Pathophysiology week 7b

The Weak Leg

Lynn is a 38 y.o. mother of two, a 10 y.o. girl and a 2 y.o. boy. She is active and has always enjoyed good health. For the past two weeks, Lynn has been having problems with her right lower extremity during her daily walks. She has noticed that she is tending to catch her toe more, especially toward he end of the walk. It is also harder for her to go upstairs. A physical therapist friend does a manual muscle test on her lower extremities and finds that the left lower extremity tests normal at 5/5, but the hip and knee muscles of Lynn’s right lower extremity only test 3/5. The physical therapist recommends Lynn see a neurologist, which she does. (Gould, B. E, p.516, 2011) (NationalMSSociety, 2012)
The neurologist performs several diagnostic tests and does two MRIs over the next few weeks. The findings of the the test include the following: MRI: Evidence of 4-5 plaques in the spinal cord. Visual Evoke Potential (VEP): Slowed response time. Blood tests: Normal. Cerebral Fluid Analysis:
Oligocional bands present. Elevated IgG antibodies. (Gould, B. E, p.516, 2011) (NationalMSSociety, 2012)
After approximately one month and several other tests, Lynn is given a diagnosis. She is told to expect exacerbations and remissions. Lynn is given glucocorticoids to take during exacerbations.
Lynn is diagnosed as having multiple sclerosis (MS). MS is a progressive, degenerative, autoimmune disease the attacks the central nervous system (brain, spinal cord and optic nerves). Autoimmune disorder is a condition where the immune system mistakenly attacks and destroys healthy body tissue (self). With MS, the immune system attacks the nerve’s myelin (demyelination) of the brain and the spinal cord and replaces it with scar tissue (also known as sclerosis or plaque) causing interruption in neuron transmissions resulting in variety symptoms depending where the the plaque damage has occurred. MS is a progressive degenerative disease characterized by remissions (recovery period) and exacerbations (increase severity of manifestations). (Gould, B. E, p.516, 2011) (NationalMSSociety, 2012)
Multiple sclerosis at present it is unknown what antigen is causing the immune cells to target the self cells or which immune cells are doing the attack. Other factors point to genetic make-up which can predispose an individual to the disease and environmental, in which MS is seen more in places farthest from the equator. Scientists believe environmental factors has something to do with Vitamin D and the amount of sunlight. The closer to the equator, the more exposure to sunlight, the more Vitamin D, resulting in more favorable impact on the function. Another factor are viruses which can cause demyelination and inflammation. It is thought that viruses can trigger MS; however, this has not been proved. MS is more commonly found in the northern latitudes. Most people are diagnosed with MS between ages 20- 50 and the disease is 2-3 times more common in women than in men, implying that hormones may have something to do with MS. Estimate incidence runs 30 to 100 per 100,000 persons. (NationalMSSociety, 2012)( Gould, B. E pg 516, 2011)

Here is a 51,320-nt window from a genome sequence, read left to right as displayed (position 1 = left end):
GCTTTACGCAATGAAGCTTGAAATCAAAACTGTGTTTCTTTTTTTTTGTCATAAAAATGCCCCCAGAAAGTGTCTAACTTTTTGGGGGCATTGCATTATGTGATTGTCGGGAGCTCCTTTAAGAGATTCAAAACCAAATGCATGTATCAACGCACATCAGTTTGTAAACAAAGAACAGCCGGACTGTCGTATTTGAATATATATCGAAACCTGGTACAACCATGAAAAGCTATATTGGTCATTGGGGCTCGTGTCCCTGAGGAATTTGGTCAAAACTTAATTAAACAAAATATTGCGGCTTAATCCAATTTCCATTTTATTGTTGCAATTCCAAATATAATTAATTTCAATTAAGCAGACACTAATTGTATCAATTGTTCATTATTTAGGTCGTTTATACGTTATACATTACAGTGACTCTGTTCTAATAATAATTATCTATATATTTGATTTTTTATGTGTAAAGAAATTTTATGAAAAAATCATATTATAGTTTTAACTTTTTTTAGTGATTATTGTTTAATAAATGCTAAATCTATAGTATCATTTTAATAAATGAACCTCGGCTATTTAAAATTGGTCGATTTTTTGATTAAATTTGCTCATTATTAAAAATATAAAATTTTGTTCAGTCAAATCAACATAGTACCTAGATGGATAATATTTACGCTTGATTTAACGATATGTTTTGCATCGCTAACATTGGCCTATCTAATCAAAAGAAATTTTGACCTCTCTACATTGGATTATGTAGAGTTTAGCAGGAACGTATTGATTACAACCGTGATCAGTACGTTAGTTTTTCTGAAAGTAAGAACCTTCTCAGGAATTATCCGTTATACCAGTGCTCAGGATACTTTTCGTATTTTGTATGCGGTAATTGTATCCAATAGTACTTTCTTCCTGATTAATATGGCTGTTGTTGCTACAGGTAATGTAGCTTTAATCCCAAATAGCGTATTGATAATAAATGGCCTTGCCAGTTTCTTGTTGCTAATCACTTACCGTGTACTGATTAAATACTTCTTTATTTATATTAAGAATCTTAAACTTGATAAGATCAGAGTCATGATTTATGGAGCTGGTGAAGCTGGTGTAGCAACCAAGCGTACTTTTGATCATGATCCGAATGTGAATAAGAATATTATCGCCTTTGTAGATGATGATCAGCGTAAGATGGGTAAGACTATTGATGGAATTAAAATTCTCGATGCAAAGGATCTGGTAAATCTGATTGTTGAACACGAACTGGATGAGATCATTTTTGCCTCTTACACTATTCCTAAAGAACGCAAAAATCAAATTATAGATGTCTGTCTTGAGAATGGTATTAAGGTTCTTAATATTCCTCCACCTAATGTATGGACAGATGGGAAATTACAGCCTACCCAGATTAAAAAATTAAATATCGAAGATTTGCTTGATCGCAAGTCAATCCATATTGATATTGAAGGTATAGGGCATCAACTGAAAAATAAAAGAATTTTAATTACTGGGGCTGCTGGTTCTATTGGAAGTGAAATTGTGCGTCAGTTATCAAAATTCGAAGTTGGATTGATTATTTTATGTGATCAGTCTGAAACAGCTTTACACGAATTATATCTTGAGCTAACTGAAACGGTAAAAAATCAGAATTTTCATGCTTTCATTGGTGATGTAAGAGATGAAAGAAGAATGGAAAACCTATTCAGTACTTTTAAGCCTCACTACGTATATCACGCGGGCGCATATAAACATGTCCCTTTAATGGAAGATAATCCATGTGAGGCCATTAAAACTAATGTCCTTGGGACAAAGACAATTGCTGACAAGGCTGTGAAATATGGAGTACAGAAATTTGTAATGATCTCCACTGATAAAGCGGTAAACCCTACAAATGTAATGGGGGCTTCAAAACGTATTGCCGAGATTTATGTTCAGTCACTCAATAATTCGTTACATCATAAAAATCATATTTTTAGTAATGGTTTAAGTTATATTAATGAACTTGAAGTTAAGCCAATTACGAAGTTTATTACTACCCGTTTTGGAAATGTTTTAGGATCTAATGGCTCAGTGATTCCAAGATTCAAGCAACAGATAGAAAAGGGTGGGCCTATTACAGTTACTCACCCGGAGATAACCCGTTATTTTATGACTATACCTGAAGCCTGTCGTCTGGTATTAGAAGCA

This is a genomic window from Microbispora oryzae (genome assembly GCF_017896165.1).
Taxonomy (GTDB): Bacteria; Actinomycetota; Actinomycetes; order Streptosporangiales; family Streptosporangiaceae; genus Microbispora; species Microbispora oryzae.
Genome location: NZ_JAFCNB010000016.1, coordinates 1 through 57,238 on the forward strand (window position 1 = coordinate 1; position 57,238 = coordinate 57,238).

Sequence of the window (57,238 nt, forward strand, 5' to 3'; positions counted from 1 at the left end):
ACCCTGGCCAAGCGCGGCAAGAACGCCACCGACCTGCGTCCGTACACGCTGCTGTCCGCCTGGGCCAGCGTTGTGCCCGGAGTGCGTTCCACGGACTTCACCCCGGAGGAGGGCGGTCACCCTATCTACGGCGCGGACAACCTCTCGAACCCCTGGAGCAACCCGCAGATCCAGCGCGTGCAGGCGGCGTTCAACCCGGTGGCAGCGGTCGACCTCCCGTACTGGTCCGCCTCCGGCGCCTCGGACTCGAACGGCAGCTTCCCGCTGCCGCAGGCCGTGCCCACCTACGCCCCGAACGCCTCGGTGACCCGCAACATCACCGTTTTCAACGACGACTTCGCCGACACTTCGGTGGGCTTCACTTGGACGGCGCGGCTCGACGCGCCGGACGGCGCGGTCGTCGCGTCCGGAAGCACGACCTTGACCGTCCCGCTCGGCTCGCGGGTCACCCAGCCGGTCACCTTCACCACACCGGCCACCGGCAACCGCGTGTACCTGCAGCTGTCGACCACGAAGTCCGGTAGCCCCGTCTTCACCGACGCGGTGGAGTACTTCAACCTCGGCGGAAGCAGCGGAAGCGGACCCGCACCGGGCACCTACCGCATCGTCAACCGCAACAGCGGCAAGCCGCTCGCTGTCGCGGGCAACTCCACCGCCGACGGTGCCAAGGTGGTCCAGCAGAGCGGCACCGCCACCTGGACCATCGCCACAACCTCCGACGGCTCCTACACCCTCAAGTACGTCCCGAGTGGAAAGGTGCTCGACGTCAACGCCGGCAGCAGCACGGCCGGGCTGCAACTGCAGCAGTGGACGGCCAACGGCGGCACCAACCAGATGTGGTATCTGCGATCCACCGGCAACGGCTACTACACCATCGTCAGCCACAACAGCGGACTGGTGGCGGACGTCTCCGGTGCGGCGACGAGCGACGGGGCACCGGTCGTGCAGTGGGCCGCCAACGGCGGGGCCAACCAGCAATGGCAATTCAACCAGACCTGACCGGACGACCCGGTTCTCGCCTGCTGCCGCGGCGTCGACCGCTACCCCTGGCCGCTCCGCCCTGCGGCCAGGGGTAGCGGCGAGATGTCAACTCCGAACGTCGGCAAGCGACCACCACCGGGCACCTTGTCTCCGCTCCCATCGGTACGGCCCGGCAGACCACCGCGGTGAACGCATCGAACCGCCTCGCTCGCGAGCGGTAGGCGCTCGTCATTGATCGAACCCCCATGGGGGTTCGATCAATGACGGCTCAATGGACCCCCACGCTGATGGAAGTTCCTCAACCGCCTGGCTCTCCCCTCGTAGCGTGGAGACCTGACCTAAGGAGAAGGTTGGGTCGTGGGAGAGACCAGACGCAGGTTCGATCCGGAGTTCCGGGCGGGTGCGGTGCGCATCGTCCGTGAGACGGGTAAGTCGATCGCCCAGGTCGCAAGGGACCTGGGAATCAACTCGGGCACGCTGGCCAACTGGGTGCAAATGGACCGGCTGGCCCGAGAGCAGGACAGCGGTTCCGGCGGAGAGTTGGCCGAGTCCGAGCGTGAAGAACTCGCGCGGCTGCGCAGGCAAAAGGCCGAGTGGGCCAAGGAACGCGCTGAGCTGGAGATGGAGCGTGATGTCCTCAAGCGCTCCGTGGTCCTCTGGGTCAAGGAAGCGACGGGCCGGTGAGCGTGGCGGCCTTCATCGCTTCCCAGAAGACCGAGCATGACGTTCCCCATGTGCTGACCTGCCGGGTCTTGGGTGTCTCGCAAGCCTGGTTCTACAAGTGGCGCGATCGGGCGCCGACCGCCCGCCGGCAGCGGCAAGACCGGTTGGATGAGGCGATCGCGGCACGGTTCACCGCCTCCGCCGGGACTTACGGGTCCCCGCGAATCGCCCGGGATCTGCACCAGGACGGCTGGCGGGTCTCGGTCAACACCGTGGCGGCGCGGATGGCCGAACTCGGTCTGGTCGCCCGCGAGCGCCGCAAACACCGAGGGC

According to the National MS Society, majority of people who have MS do not become severely disable and have a normal to near-normal life expectancy. Symptoms of MS are sporadic and some
are more long lasting depending on the progression. MS symptoms are the following: Fatigue occurs in 80% of people and is the most prominent symptom. Numbness (paresthesias/ sensory nerve damage) usually the the first symptom to be experienced and weakness in legs occurring due plaque in the corticospinal tract. Problems with gait where one experiences difficulty in walking are the most common mobility limitation. Visual problems (affected cranial nerves) can be the first symptom for MS in many people. This includes double vision (diplopia) or spot in the visual field (scotoma), blurring vision, and eye pain. Episodes of vertigo (dizziness) can make one off balanced or lightheaded. Pain that can be experienced either intermittently or chronic. Bladder and bowel dysfunction can occur and many times can be maintained. Only 5-10% of people with MS may develop cognitive (high-level brain function) impairment such as memory (new), attention, executive function, visual-spacial and word finding. Long-term memory,conversational skill and reading comprehension remains intact. Emotional changes and depression may be caused by the disease itself or due the challenging situations and stress that occur due to MS. p.517 (NationalMSSociety, 2012)